Dear bookworm: First you need to ask yourself what you’re good at and what you want to do with the plant. Higher education has come a long way in the past five years, and even major universities offer studies related to cannabis hospitality, science, politics, journalism and more. Although most of them are isolated courses, Colorado State University-Pueblo offers degrees in cannabis research and science and will soon have a hemp farming program. However, your best bet is always to get a degree that is relevant to your interests or skills and then apply that to cannabis. Most of the smart people I meet in the industry have applied what they’ve learned from graduating in Marketing, Chemistry, Agriculture, Engineering, or Business to cannabis, and then let their passion carry it through.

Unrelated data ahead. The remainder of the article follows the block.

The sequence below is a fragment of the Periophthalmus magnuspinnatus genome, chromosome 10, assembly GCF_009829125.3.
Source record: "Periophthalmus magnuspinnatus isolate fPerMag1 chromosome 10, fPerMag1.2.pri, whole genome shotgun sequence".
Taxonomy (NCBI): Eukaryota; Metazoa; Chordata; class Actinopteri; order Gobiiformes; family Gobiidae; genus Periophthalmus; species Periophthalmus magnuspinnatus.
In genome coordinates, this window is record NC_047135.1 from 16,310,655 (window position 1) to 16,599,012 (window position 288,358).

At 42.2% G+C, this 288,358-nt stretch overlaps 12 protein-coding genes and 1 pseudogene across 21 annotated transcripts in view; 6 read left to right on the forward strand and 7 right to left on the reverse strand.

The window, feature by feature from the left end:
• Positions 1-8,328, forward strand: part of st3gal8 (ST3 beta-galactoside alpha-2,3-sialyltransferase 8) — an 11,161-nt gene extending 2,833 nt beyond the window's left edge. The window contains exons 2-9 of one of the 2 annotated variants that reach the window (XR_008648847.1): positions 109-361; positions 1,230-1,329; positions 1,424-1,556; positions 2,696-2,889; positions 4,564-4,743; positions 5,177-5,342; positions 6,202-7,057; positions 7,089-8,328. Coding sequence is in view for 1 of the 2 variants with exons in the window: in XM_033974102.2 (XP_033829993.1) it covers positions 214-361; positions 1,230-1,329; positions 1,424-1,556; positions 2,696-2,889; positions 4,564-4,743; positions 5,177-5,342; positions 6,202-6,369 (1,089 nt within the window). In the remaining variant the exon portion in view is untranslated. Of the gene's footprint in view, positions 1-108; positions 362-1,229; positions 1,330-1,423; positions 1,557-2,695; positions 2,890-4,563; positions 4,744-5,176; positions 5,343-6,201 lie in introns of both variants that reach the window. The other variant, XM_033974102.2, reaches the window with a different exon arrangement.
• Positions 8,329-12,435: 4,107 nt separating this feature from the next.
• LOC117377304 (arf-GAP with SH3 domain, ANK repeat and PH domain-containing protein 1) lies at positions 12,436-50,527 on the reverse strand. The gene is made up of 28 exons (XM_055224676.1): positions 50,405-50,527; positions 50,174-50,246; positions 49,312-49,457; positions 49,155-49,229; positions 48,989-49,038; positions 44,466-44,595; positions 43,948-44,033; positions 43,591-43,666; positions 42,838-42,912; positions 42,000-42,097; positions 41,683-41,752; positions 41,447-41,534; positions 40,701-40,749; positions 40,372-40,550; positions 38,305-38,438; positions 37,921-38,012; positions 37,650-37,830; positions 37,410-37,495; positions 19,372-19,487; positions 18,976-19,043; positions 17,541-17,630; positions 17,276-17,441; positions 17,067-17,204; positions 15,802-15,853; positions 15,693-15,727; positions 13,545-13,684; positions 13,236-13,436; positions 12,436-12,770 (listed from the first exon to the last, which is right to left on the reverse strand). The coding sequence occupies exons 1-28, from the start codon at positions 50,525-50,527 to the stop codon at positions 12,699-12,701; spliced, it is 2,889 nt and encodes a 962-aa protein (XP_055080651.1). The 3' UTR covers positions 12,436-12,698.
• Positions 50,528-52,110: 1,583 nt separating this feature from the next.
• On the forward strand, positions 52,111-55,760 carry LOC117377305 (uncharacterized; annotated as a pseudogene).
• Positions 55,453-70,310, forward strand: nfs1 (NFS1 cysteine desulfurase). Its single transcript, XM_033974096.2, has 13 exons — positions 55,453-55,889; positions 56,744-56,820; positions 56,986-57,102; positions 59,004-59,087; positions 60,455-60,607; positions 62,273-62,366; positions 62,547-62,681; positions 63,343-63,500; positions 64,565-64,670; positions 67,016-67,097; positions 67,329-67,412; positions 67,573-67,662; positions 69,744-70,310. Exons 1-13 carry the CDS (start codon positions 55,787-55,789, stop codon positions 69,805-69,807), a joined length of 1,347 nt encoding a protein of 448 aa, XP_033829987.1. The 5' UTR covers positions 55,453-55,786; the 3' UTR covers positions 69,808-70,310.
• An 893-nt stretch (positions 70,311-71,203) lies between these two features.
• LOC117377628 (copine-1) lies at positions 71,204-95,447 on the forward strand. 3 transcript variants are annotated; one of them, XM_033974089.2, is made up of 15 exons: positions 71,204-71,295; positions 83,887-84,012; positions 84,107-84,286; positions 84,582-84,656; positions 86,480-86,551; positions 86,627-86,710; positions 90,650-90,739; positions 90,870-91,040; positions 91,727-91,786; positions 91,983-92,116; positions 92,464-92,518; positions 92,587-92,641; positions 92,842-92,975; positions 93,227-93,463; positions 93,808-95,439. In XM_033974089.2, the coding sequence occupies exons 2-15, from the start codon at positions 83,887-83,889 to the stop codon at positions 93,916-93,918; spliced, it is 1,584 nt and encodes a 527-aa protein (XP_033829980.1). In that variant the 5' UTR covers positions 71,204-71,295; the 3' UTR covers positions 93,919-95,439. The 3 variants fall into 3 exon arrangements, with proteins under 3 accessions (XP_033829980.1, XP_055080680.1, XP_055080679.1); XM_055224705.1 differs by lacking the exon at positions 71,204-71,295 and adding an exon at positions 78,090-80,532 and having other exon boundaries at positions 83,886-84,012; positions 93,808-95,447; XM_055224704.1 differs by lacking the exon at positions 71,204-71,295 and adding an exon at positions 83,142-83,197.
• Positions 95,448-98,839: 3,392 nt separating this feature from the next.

If there is a cannabis-centric course that relates to your business, like the Cannabis Hospitality Courses at Metropolitan State University in Denver, then take advantage, but the Cannabis courses are not an integral part. of a path to industry. It’s not as if most of the current legal pot participants were taking college courses on the subject six years ago.
Cannabis-specific classes outside of college can last a day or several months, depending on how deep you want to go. These are generally intended for cultivation, quarrying and other work that directly affects or relates to the plant, and although they can be a useful step in industry or towards promotion, they probably won’t get you further than an entry-level position unless you also have notable experience or valuable connections.
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